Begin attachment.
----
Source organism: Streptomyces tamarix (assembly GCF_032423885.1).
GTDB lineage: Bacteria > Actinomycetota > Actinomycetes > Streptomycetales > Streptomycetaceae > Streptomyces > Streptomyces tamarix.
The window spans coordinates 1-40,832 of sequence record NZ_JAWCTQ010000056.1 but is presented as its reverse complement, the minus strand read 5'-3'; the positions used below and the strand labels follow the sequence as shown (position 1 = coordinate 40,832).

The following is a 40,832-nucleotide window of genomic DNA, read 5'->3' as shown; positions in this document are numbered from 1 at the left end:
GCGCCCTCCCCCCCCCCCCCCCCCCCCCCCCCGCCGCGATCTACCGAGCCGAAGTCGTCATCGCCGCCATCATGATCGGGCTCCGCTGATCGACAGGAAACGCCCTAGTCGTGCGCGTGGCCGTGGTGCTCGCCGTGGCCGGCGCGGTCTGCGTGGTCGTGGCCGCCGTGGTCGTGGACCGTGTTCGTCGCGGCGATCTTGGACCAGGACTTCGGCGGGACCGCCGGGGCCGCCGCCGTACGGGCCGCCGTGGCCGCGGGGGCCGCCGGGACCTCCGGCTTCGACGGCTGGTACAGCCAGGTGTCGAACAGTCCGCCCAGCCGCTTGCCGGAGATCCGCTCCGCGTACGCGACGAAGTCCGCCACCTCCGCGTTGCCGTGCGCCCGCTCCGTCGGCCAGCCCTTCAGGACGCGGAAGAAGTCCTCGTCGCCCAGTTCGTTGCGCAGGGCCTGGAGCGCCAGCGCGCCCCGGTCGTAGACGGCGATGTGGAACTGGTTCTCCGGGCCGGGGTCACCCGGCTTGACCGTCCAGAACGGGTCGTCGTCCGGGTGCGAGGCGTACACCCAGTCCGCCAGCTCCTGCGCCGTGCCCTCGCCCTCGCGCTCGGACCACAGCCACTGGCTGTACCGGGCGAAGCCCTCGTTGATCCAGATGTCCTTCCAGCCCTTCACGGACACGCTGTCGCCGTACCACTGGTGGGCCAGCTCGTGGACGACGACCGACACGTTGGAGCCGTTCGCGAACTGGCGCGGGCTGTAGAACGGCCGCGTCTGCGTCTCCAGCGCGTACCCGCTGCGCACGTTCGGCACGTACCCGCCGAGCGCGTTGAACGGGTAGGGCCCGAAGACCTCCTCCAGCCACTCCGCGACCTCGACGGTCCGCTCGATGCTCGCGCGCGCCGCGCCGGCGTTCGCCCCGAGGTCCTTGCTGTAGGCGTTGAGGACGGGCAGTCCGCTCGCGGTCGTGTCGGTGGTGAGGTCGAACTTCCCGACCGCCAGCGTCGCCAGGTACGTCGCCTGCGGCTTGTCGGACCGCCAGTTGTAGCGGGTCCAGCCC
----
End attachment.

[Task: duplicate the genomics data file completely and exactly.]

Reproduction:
Source organism: Streptomyces tamarix (assembly GCF_032423885.1).
GTDB lineage: Bacteria > Actinomycetota > Actinomycetes > Streptomycetales > Streptomycetaceae > Streptomyces > Streptomyces tamarix.
The window spans coordinates 1-40,832 of sequence record NZ_JAWCTQ010000056.1 but is presented as its reverse complement, the minus strand read 5'-3'; the positions used below and the strand labels follow the sequence as shown (position 1 = coordinate 40,832).

The following is a 40,832-nucleotide window of genomic DNA, read 5'->3' as shown; positions in this document are numbered from 1 at the left end:
GCGCCCTCCCCCCCCCCCCCCCCCCCCCCCCCGCCGCGATCTACCGAGCCGAAGTCGTCATCGCCGCCATCATGATCGGGCTCCGCTGATCGACAGGAAACGCCCTAGTCGTGCGCGTGGCCGTGGTGCTCGCCGTGGCCGGCGCGGTCTGCGTGGTCGTGGCCGCCGTGGTCGTGGACCGTGTTCGTCGCGGCGATCTTGGACCAGGACTTCGGCGGGACCGCCGGGGCCGCCGCCGTACGGGCCGCCGTGGCCGCGGGGGCCGCCGGGACCTCCGGCTTCGACGGCTGGTACAGCCAGGTGTCGAACAGTCCGCCCAGCCGCTTGCCGGAGATCCGCTCCGCGTACGCGACGAAGTCCGCCACCTCCGCGTTGCCGTGCGCCCGCTCCGTCGGCCAGCCCTTCAGGACGCGGAAGAAGTCCTCGTCGCCCAGTTCGTTGCGCAGGGCCTGGAGCGCCAGCGCGCCCCGGTCGTAGACGGCGATGTGGAACTGGTTCTCCGGGCCGGGGTCACCCGGCTTGACCGTCCAGAACGGGTCGTCGTCCGGGTGCGAGGCGTACACCCAGTCCGCCAGCTCCTGCGCCGTGCCCTCGCCCTCGCGCTCGGACCACAGCCACTGGCTGTACCGGGCGAAGCCCTCGTTGATCCAGATGTCCTTCCAGCCCTTCACGGACACGCTGTCGCCGTACCACTGGTGGGCCAGCTCGTGGACGACGACCGACACGTTGGAGCCGTTCGCGAACTGGCGCGGGCTGTAGAACGGCCGCGTCTGCGTCTCCAGCGCGTACCCGCTGCGCACGTTCGGCACGTACCCGCCGAGCGCGTTGAACGGGTAGGGCCCGAAGACCTCCTCCAGCCACTCCGCGACCTCGACGGTCCGCTCGATGCTCGCGCGCGCCGCGCCGGCGTTCGCCCCGAGGTCCTTGCTGTAGGCGTTGAGGACGGGCAGTCCGCTCGCGGTCGTGTCGGTGGTGAGGTCGAACTTCCCGACCGCCAGCGTCGCCAGGTACGTCGCCTGCGGCTTGTCGGACCGCCAGTTGTAGCGGGTCCAGCCC